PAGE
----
She said that the work she does is challenging but the fact that there are people out there who support and encourage her enables her to continue.
“It motivates you to go further, that recognition makes you feel good and continue to work to make things better,” Cozad said. “So [getting an award] feels really good that people recognize the work that you put in and the countless long hours.”
Mathisen also agreed that the awards motivated her to continue on with her work in public service.
“It’s important for me to participate in public interest activities and I can’t imagine life without volunteering,” Mathisen said. “It provides meaning and I can’t imagine not giving back and not working toward social justice.”
Mathisen is part of the Pro Bono Honors Program, a program of the Center for Public Service Law that encourages UW law students to provide pro-bono legal assistance to low-income communities through volunteer service projects like the Immigrant Family Advocacy Project.
“It was a way for law students to work directly with clients and help clients with paperwork to make sure that they stay in the country,” Mathisen said. “It’s a super cool program because so much of law school is theoretically-based so this was a way for me to work directly with clients in need.”
Through the program, Mathisen worked with other first-year law students to draft a shadow letter on behalf of the Center for Reproductive Rights to the UN Committee on the Elimination of Discrimination Against Women regarding the status of women in Nepal. As the team leader, she was able to research and share sources with her group about an issue that she is passionate about.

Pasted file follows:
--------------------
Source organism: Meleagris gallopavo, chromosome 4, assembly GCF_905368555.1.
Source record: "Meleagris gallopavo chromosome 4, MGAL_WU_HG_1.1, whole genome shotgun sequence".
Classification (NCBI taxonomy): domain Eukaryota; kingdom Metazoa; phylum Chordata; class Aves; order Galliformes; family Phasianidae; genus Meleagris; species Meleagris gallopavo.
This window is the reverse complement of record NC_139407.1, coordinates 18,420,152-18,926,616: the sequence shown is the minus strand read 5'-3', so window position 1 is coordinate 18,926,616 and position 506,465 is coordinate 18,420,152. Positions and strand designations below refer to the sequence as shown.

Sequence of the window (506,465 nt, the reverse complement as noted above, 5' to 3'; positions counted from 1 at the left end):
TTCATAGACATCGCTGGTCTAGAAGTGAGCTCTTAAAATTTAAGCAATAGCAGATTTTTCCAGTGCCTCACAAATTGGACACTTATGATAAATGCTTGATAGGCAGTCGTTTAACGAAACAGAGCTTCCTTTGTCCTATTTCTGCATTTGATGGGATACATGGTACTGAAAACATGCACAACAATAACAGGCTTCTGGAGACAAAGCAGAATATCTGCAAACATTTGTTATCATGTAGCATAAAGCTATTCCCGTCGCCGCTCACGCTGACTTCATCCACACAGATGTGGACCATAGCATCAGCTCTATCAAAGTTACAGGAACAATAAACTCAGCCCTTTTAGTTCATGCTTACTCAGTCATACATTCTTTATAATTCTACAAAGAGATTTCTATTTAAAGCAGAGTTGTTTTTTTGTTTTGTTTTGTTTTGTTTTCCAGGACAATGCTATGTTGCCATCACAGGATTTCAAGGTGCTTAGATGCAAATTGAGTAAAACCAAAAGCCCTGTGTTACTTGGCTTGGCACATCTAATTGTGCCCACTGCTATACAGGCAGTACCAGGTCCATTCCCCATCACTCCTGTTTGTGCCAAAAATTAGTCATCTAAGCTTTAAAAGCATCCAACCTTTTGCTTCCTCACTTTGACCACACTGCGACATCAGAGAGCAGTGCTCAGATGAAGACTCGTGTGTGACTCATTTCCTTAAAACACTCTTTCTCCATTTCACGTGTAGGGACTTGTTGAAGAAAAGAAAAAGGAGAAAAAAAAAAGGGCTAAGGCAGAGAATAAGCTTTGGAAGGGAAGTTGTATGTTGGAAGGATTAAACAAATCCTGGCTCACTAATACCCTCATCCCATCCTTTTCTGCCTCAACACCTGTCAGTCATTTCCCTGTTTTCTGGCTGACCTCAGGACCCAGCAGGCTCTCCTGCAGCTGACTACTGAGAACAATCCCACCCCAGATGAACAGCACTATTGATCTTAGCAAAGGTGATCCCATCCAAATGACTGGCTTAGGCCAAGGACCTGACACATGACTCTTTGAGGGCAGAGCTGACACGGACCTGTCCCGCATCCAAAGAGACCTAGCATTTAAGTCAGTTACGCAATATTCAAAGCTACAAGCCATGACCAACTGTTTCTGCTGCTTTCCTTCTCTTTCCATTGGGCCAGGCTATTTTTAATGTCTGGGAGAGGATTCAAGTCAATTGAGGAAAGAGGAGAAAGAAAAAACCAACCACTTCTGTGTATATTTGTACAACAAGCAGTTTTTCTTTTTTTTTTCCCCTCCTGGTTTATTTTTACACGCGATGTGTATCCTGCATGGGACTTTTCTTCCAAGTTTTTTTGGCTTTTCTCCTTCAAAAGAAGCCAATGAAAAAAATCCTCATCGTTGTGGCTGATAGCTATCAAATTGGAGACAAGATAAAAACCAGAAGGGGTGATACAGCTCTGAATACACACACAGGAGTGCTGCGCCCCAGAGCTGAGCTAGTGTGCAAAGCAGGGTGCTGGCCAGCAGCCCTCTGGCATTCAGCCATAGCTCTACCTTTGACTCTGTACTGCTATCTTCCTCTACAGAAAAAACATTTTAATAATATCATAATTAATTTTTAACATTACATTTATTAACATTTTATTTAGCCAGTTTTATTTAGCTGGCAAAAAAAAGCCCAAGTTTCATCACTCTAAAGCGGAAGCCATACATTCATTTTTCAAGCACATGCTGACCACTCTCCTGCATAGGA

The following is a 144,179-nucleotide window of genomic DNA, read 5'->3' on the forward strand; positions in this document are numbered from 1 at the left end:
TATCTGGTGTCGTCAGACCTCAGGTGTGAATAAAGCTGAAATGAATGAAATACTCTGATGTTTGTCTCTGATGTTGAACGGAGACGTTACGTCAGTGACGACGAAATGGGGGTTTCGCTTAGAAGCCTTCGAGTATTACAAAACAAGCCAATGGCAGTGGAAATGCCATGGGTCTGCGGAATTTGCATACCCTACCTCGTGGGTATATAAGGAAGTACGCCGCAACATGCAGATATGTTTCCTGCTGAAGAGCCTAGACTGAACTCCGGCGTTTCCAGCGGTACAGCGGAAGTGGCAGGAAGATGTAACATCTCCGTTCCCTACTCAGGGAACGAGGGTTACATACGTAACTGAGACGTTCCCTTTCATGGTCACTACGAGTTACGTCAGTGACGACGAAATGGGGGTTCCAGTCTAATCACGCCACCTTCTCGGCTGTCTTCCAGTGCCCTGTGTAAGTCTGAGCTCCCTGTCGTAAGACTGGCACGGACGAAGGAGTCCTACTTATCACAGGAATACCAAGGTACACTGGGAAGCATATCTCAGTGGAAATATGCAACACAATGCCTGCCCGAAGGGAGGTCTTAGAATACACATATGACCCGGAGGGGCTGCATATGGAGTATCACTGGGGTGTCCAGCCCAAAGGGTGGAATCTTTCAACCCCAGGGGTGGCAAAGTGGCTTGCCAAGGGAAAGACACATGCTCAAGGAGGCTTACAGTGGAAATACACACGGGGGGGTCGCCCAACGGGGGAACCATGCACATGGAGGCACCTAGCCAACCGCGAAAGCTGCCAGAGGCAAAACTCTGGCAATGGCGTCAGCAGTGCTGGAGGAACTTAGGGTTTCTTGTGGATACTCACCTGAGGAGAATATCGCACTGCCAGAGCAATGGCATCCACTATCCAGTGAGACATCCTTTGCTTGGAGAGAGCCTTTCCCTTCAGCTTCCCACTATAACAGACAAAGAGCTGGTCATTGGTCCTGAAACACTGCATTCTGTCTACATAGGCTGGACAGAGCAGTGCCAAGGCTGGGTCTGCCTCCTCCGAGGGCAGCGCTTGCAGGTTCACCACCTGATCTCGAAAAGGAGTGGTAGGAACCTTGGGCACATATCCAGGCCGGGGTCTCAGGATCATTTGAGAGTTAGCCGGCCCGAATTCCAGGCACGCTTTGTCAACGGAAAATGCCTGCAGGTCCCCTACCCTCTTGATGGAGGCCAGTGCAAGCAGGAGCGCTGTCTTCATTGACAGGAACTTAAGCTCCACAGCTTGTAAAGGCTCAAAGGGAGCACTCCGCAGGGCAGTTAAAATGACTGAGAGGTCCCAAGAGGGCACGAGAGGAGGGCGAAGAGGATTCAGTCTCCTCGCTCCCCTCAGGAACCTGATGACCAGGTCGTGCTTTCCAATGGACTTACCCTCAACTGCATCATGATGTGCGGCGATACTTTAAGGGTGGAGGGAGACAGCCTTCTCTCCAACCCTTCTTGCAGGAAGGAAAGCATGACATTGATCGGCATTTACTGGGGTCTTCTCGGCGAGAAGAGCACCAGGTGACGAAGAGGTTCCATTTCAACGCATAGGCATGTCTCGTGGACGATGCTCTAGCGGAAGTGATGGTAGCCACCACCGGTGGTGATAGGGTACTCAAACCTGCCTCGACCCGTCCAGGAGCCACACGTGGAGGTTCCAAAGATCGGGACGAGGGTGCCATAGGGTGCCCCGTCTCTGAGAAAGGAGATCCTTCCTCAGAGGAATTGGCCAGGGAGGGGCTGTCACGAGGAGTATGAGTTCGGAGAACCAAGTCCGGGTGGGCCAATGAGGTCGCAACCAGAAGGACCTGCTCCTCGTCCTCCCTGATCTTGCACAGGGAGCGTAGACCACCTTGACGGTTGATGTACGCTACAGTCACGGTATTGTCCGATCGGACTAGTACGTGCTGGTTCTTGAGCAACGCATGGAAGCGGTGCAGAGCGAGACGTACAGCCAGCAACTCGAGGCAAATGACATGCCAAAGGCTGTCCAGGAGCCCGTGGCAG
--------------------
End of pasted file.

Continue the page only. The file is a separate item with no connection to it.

“We have an ethical obligation in Washington to do pro bono work,” Mathisen said.
Mathisen said that she started volunteering at a young age and that her parents instilled in her that it is important to give back. She also really likes that LSJ encourages students to give back to the community.
“Conversations in the classroom were focused on taking an active role, not just sitting back,” Mathisen said. “It was focused on what people on the ground were doing to make a difference.”
During her time at UW, Mathisen was involved with the Save Darfur student organization, which is now STAND, the student anti-genocide coalition. As an active member, she helped to raise thousands of dollars to Doctors Without Borders and also sent letters to different representatives to raise awareness about the genocide.
“Being part of STAND was a way to talk to people on campus about what was going on and try to make a difference,” Mathisen said. “It was a good way to bridge what I was learning in school about international human rights and what was going on at UW.”
She said that although she is very committed to her current public interest path, she sees the Stromberg award and the pro-bono award as affirmation that it is good to pursue public interest work and that other people have done it before.
Mathisen said that she ended up donating a portion of the Stromberg award to the Genocide Intervention network because she felt that it was important that she use the money for something that would make a difference.
“The Genocide Intervention network is an awesome organization and I knew that they could do more with the money than I could,” Mathisen said.
Mathisen said that working with student organizations has been a concrete way to make a difference on issues that she cares about.
“There are a lot of student organizations in law schools as well and I’m using the techniques that I learned in LSJ,” Mathisen said. “So much of law school is theoretically-based and LSJ has really helped me to remember that the law affects people.”
Besides attending law school as a full-time student, she also is part of the UW Center for Human Rights and the UW Jewish Law Students Association.
After graduation, she plans to follow in Cozad’s footsteps and become a public defender.
This article was composed by Charlotte Anthony